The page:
IRISH BUSINESSES and communities are being given the opportunity to tap into data collected by the Dublin regional authorities through a new online portal, which it is hoped will generate new business opportunities.
The Dublinked initiative promotes open data, and facilitates access to information including planning application data from across the region, air and water pollution maps, noise maps, parking and traffic volumes.
This could enable new uses for the data: for example, sharing public transport data could help users looking to buy houses in a certain area. Health performance data could be used to make services more efficient. One application already in use in the US allows people travelling to hospital to register with the hospital before arriving.
The data sharing initiative launched yesterday includes information from Dublin City Council and Dún Laoghaire Rathdown, South Dublin and Fingal county councils, but it is envisaged that other organisations, both public and private, will share their information in the future.
More than 100 datasets are available, and that is expected to rise to about 200 before Christmas as more local authorities provide data to the portal.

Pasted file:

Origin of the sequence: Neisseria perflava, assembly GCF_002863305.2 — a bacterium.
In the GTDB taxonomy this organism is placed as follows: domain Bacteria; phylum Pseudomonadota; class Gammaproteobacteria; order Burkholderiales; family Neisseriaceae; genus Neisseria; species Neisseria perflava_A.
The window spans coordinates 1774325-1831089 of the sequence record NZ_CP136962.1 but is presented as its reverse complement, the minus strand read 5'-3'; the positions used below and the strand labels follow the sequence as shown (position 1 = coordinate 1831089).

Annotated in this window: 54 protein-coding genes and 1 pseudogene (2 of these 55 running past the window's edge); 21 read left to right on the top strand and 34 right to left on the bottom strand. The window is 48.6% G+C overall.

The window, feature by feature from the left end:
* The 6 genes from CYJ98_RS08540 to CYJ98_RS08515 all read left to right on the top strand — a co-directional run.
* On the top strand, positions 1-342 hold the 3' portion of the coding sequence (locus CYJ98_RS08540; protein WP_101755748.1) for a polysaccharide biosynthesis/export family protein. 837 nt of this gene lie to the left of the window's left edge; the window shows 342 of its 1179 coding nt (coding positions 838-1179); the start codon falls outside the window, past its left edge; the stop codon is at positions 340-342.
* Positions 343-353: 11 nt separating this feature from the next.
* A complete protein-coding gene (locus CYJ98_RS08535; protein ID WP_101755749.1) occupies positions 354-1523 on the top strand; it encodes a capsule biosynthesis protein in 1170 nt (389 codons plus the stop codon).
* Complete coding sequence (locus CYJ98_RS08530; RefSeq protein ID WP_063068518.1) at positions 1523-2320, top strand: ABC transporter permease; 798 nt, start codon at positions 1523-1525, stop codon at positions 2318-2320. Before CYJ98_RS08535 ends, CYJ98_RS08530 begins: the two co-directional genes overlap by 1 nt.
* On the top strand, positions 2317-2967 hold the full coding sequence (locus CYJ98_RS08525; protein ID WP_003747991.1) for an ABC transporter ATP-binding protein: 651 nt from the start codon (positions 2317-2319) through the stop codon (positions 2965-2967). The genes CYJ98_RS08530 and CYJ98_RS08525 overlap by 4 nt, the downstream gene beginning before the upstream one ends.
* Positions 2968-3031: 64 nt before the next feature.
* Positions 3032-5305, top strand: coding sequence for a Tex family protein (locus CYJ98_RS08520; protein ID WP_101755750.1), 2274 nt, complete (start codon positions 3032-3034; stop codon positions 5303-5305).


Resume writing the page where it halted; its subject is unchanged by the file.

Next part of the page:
A 2009 European Commission report estimates that across the EU, public sector bodies are estimated to be sitting on a potential treasure trove of data, worth up to €27 billion.
NUI Maynooth has taken on the role of co-ordinating the data project, and curating data to make it easier for users to gain access to the information they need.
“We are part of the community, we wanted to do something. It’s our way of giving something back,” says NUI Maynooth’s Dr Ronan Farrell, co-ordinator of Dublinked.
Smaller enterprises could use the project to gain access to new niche markets, and identify potential business opportunities.
“Open data markets are immature. There are very few incumbents there,” says Jonathan Raper, chief executive of Placr, a British company that specialises in using data as a service.
Projects such as Dublinked allow SMEs to access data at a faster pace than local authorities could supply it, and with data available free of charge, it’s an attractive prospect for companies.
It has also prompted a change in how local authorities view data.
“It’s not natural for government,” said Fingal County Council’s Dominic Byrne. “What you’re looking at is a changing world and a changing environment and it’s enabled by technology. Not just the web, but the fact that it’s ubiquitous.
“Now you can have access to data all the time. In the same way that the private sector is changing to deal with this, the public sector also needs to change.”
To address privacy concerns the data released through Dublinked does not contain personal details that could lead to people being identified.